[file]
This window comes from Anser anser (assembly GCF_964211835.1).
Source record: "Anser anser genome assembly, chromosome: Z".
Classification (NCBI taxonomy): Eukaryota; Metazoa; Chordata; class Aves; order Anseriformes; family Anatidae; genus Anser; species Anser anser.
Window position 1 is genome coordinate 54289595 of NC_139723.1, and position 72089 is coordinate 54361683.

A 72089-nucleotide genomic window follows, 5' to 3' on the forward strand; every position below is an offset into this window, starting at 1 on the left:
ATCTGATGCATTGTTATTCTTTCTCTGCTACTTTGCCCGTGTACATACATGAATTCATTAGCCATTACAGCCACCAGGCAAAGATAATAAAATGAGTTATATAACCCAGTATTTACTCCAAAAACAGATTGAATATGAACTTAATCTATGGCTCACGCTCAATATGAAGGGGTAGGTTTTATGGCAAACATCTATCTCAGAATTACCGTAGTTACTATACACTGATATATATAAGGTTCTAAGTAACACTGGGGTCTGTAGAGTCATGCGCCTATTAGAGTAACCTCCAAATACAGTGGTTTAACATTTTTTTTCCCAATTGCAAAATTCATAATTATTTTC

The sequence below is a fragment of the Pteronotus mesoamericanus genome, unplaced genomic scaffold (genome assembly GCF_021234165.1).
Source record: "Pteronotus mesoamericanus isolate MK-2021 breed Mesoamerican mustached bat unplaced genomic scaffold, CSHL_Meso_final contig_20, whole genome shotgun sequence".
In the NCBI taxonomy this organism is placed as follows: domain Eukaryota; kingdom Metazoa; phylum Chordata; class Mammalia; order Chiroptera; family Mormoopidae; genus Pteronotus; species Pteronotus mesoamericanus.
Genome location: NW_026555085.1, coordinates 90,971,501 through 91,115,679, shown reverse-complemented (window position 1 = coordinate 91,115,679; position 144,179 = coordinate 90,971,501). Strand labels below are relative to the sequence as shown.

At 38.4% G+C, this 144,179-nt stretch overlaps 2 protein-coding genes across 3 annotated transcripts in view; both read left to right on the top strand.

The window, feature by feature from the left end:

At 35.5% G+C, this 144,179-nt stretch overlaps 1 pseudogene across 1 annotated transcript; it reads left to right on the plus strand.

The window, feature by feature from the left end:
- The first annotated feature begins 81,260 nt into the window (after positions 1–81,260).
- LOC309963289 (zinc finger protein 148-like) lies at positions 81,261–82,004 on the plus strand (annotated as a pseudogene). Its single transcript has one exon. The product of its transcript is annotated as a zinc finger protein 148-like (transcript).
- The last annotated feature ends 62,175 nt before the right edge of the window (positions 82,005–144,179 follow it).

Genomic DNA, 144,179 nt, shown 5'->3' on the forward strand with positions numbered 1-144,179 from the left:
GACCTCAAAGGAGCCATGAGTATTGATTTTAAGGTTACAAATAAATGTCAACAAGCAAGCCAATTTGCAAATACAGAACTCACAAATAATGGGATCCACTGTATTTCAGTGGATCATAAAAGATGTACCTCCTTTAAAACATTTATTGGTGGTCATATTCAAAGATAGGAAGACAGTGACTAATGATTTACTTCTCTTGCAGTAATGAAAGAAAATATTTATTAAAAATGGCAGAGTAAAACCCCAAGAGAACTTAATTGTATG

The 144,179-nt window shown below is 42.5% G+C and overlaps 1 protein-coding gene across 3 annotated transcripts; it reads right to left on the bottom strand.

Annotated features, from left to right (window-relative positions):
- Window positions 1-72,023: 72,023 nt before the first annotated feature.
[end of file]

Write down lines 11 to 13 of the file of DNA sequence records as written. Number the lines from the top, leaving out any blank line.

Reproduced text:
At 38.4% G+C, this 144,179-nt stretch overlaps 2 protein-coding genes across 3 annotated transcripts in view; both read left to right on the top strand.

The window, feature by feature from the left end:

At 35.5% G+C, this 144,179-nt stretch overlaps 1 pseudogene across 1 annotated transcript; it reads left to right on the plus strand.